Nitrates belong to a class of drugs called vasodilators that relax the walls of the coronary arteries, widen them and increase blood flow to the heart muscle. Improved oxygen supply to the heart removes chest pain (angina) caused by restricted blood flow to the heart due to narrowing or blockages in coronary arteries in coronary artery disease. By enlarging the blood vessels and reducing blood pressure, nitrates also reduce the resistance against which the heart has to pump and can be therefore used in a continuous infusion for acute treatment of hypertensive crisis or heart failure. Nitrates become less effective if used continuously over a period of time.
Nitrates are available in the form of tablets, sprays, skin patches, and injections. An example of a long-acting preparation is Isosorbide Mononitrate (brand name Monomil, Monosorb, Chemydur); a short-acting nitrate is Glyceryl Trinitrate (GTN spray or GTN tablets for sublingual use). Nitrates do not improve prognosis but are very useful for symptom control and GTN spray is one of the most commonly prescribed medicines in cardiology.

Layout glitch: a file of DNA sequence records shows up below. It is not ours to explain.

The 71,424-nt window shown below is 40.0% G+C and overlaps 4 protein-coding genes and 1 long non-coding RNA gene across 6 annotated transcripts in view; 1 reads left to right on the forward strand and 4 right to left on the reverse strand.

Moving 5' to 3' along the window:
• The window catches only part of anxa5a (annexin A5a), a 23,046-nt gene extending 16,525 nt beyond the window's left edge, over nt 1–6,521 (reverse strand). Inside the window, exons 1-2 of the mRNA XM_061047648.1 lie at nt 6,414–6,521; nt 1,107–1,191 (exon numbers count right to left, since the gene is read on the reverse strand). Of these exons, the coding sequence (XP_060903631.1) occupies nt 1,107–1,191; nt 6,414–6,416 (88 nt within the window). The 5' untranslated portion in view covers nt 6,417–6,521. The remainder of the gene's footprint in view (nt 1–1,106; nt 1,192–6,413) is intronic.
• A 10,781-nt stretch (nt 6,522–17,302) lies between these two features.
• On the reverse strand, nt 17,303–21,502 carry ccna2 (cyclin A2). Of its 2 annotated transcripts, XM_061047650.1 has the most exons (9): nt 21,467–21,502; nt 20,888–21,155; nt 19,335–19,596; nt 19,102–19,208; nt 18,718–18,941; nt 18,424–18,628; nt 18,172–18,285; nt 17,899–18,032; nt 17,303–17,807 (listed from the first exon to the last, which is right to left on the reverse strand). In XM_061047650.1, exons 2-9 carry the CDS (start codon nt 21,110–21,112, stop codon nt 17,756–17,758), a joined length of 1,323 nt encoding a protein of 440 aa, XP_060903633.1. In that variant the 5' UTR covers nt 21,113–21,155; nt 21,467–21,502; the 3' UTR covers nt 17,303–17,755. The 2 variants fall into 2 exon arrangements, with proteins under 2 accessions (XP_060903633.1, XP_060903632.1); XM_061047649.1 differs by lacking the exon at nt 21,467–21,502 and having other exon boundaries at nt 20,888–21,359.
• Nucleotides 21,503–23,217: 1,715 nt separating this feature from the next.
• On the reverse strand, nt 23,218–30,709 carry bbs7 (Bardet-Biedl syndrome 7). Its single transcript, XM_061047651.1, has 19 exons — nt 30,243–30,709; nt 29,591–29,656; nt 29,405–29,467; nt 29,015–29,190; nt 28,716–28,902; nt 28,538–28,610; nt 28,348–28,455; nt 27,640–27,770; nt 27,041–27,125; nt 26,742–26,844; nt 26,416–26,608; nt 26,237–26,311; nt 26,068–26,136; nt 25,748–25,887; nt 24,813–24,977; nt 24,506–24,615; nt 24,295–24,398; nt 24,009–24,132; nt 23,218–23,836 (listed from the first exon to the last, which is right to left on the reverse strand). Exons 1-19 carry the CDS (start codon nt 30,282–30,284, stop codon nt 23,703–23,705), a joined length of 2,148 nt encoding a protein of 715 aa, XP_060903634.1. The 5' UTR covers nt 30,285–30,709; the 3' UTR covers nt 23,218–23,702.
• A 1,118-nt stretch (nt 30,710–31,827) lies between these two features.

Nitrates may produce side effects like headache, dizziness, and burning under the tongue in the case of nitroglycerin. Patients using nitrates must avoid medication to treat erectile dysfunction, such as sildenafil (Viagra), because the combination of these drugs may cause life-threatening hypotension (low blood pressure).